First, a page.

It can be easy to dismiss issues of representation in the abstract. Casting Scarlett Johansson as the lead in Ghost In The Shell was portrayed as part of the business, and many who criticized it as whitewashing were told they were over-reacting. After all, “it’s just a movie.” But as one video shows, there’s nothing abstract about it.
Chewy May and Jes Tom have released a short video called Ghost In The Shell PSA. The two-minute film centers around a young Asian girl struggling to find characters who look like her in a comic book shop. She’s surrounded by white heroines who she has trouble identifying with, and you can see how uncomfortable and isolated she feels. Then, she finds Ghost In The Shell. Fast forward several years, the young girl is now a strong, confident adult... that is, until the Scarlett Johansson poster brings out the child again.
“People don’t realize how whitewashing affects us as adults, and also our inner child that always wanted to see us represented,” May told io9. “I wanted to put a face and a story behind why people are angry, and to show why this affects us so much.”
In an interview with io9, Tom and May said their video was designed to show the real emotional weight behind whitewashing. They said it’s inspired by their own experiences growing up, as well as those of their friends and community. It’s really effective. It’s one thing to read a blog about why changing the name of the lead character from Mokoto to Mira is a bad thing, especially after promising to keep her as “The Major” to avoid controversy. It’s another to watch a young girl, alone, searching for one thing she can call her own... only to see it stolen away years later by outside forces. It’s an empathetic, real-world examination of what’s sometimes viewed, and dismissed, as a hypothetical problem.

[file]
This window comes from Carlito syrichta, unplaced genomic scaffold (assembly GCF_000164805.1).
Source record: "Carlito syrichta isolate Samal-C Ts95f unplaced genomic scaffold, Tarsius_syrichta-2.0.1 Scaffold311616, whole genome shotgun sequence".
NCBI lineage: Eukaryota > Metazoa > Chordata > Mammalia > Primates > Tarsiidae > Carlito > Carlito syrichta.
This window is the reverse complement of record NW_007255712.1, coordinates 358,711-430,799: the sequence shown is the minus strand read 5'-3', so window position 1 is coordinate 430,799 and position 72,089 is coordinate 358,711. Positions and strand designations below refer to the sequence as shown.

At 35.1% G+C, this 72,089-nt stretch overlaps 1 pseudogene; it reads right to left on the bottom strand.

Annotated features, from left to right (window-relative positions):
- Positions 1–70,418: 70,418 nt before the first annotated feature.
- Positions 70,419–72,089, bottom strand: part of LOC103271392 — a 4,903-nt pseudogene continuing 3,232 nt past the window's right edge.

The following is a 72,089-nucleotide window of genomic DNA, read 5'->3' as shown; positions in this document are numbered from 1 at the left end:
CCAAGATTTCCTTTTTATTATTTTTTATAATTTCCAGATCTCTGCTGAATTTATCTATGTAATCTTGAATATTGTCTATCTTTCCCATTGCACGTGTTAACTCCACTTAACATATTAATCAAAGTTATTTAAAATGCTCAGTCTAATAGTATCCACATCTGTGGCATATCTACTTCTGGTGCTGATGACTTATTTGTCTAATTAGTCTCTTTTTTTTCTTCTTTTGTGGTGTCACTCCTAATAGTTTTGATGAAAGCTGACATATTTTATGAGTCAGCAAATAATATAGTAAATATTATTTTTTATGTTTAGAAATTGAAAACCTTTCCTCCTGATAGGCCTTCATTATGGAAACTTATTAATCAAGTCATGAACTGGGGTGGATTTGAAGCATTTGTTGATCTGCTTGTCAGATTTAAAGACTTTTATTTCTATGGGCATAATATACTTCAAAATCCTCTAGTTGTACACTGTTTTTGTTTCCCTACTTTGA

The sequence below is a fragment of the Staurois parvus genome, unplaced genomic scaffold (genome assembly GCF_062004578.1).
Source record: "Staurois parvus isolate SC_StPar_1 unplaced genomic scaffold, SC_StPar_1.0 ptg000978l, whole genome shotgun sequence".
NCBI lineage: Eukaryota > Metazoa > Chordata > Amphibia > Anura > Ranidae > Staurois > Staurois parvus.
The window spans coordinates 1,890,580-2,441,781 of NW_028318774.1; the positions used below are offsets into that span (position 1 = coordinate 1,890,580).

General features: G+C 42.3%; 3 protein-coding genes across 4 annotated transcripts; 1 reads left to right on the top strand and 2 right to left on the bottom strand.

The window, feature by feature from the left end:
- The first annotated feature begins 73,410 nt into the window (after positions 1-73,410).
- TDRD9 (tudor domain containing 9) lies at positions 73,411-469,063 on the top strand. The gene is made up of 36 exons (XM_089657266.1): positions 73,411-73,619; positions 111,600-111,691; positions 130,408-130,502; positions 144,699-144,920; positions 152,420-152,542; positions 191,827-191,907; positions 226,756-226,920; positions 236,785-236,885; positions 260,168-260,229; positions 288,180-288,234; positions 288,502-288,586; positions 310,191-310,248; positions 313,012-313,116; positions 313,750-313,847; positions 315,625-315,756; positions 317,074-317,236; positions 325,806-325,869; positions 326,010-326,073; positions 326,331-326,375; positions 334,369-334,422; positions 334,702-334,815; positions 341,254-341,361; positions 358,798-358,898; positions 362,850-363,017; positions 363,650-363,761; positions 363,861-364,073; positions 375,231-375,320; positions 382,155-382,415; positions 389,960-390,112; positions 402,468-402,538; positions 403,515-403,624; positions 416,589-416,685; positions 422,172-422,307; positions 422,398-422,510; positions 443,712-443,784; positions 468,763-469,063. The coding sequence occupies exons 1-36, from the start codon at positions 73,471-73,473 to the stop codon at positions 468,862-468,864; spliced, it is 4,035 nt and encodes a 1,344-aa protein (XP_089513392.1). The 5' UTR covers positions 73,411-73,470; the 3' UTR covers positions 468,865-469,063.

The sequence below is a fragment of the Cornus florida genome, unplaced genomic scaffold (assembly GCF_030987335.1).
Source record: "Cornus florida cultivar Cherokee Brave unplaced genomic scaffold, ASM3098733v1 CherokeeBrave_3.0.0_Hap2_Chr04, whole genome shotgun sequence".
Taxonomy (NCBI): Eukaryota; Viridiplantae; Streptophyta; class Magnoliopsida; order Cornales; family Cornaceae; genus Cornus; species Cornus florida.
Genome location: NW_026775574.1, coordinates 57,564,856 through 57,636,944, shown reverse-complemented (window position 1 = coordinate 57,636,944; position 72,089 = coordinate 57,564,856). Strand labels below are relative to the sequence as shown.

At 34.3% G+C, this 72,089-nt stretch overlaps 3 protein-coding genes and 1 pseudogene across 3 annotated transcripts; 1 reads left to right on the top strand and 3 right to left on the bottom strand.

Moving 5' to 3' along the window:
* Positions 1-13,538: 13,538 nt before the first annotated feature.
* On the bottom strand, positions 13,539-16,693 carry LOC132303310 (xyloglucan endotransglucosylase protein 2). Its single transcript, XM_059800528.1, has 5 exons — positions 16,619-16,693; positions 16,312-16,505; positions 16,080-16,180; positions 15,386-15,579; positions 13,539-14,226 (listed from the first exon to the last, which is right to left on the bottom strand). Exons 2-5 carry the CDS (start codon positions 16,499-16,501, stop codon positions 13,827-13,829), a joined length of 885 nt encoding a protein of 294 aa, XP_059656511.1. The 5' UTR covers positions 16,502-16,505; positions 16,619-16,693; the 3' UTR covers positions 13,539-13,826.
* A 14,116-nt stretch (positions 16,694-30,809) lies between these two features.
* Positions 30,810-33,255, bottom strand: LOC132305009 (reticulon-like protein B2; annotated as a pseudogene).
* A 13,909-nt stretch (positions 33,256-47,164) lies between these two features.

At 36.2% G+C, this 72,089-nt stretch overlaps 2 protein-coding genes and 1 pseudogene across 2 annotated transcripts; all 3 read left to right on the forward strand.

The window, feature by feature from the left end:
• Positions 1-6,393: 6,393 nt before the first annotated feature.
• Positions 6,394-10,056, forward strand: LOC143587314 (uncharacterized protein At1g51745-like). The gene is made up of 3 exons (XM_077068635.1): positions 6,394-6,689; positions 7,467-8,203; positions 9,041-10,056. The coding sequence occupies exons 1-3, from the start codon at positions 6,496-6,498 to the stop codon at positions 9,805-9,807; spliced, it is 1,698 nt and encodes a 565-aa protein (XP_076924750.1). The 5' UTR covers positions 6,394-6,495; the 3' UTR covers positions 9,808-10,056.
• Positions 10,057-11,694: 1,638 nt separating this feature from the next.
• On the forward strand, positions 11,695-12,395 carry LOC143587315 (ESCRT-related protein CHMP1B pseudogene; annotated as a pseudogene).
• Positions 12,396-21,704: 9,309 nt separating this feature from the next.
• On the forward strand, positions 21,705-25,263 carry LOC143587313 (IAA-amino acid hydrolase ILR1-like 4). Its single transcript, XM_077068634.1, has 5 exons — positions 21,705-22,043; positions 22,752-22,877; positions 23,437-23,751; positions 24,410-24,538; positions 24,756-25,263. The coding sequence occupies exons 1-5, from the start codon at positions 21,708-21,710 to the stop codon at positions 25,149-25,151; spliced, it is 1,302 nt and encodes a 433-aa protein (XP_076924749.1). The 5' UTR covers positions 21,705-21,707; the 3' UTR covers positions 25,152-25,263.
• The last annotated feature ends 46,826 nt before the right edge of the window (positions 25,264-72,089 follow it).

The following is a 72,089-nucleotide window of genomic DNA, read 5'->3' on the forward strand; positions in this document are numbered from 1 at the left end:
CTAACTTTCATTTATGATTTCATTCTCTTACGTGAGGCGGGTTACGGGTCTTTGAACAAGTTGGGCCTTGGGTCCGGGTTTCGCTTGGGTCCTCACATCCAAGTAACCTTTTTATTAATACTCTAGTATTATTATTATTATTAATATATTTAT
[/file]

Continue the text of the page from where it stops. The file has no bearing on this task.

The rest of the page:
“What we see in that last part of the video is, ‘Here I am, I’m here, it’s my world.’ Then I see this movie poster for Ghost In The Shell and now I’m that child again, and it’s not my world anymore,” Tom, who also played the adult lead, said.
Even though the video is focused on Asian-American whitewashing, it has a universal quality that translates to representation in race, sexual orientation, gender identity, and other groups. In fact, Tom, a non-binary trans person, said they were surprised how many of their friends identified with the adult character for their gender identity and expression. It wasn’t intentional, since the wardrobe incorporated Tom’s personal style, but it ended up showing how varied and nuanced issues of representation are, and the importance of intersectionality in feminism. This is something Johansson previously dismissed when addressing the whitewashing controversy, saying her version of the story was more about feminism than race.
“You can’t just say feminism and then expect that, like, an image of a strong or powerful white woman is going to uplift all women,” Tom said. “Feminism is about race, it’s about sexual orientation, it’s about gender identity. That’s actually just erasing the issue and erasing the nuances of the story.”